Wireless earbuds were all the rage at the 2017 Consumer Electronics Show, but this particular trend was jumpstarted by Apple’s AirPods (Fig. 1). TechInsights just did a teardown of the AirPods to find out what’s inside these tiny marvels. The W1 chip in the AirPods is marked 343S00130, while the one in the Beats Studio wireless headphones is 343S00131, but the die size (4.42-mm by 3.23-mm) is the same.
The chip is designed to handle Bluetooth 4.2 or better. Whether or not this means support for Bluetooth 5 is up for speculation, since Apple is not making any claims yet.
The 14.3 mm2 W1 is on par with the other Bluetooth 4.2 chips on the market (Fig. 2). Dialog Semiconductor’s DA14680 comes in at 10.36 mm2. For comparison’s sake, the DA14680 is built around an ARM Cortex-M0. It has 128 Kbytes of RAM, 1 Mbyte of flash memory, 64 Kbytes of OTP memory, and a 128-Kbyte ROM.
TechInsights plans on doing a more detailed drilldown in the W1 chip (Fig. 3). This will identify the process node and foundry used to build the W1.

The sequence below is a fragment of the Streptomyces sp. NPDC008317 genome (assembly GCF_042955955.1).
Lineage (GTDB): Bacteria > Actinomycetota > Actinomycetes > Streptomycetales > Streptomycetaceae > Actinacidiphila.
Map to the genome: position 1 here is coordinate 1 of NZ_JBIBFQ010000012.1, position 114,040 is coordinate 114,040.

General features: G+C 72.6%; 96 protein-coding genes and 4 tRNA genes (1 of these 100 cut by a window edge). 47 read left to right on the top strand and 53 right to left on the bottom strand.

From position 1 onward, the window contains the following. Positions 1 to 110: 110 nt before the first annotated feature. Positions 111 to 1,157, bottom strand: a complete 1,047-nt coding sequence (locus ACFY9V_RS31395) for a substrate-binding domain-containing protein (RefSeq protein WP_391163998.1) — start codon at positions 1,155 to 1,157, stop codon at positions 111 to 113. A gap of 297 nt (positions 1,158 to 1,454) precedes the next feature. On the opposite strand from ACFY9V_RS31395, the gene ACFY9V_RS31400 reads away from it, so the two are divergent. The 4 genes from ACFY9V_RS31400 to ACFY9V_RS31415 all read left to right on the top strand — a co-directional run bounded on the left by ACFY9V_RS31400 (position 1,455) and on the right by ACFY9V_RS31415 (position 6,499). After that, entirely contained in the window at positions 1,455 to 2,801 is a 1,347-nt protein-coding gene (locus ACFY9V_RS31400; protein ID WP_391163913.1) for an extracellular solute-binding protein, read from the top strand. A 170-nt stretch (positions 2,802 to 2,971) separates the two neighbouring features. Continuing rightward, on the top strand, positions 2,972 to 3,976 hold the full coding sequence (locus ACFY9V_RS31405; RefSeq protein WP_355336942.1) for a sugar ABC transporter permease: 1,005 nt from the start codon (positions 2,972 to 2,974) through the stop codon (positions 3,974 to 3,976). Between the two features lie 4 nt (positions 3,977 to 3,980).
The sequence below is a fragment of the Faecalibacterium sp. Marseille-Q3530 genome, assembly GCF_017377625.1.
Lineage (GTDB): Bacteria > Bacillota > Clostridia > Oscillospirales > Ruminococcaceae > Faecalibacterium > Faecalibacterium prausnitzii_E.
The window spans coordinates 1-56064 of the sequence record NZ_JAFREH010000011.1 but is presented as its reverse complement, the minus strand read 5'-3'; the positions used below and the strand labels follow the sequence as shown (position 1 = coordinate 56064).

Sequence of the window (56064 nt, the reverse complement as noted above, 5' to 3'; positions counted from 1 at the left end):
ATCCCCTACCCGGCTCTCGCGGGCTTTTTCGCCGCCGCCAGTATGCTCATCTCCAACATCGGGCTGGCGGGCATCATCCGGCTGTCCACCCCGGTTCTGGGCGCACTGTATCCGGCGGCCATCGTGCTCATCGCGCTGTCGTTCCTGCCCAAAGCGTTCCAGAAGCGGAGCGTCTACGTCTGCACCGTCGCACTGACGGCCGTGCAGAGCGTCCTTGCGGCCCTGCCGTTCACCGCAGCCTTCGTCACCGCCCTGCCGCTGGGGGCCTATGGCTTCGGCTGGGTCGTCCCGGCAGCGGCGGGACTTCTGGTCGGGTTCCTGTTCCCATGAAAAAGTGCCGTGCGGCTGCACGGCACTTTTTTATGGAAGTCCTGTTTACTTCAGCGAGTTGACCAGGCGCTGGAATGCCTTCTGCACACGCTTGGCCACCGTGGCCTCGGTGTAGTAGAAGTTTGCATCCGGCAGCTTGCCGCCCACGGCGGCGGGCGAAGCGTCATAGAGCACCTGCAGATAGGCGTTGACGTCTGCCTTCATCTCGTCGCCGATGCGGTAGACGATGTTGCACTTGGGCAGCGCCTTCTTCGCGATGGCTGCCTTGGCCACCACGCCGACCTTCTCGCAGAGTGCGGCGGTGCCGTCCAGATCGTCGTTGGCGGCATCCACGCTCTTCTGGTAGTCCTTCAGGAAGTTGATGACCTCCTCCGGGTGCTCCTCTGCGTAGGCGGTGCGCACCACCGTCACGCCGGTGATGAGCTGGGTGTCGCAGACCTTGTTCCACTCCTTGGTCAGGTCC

Inside each AirPod is a single-sided and a double-sided PCB linked via a flexible tail, which extends down to the lower end of the AirPod where there is a Goertek MEMS microphone. The single-sided PCB contains the W1 SoC, a Cypress Semiconductor SoC, and an STMicroelectronics low-dropout regulator.
The double-sided PCB contains a Maxim audio codec and a Bosch BMA280 accelerometer on one side and an STMicroelectronics ultra-low-power 3-axis accelerometer and low dropout regulator (LDO) on the other. The second side also has an unidentified light sensor as well as some passives.
TechInsights also disassembled the charging container. This includes a 1.52 Wh rechargeable, lithium-ion battery and a collection of power chips from Texas Instruments, Fairchild, and STMicroelectronics on the circuit board (Fig. 4).
Apple packs quite a bit into its AirPods, but it has a lot of competition. These devices essentially function as your own personal Internet of Things (IoT), and the technology employed is applicable to other personal IoT devices—not just wireless earphones.
For more details and a complete list of identified components, check out TechInsights’ teardown.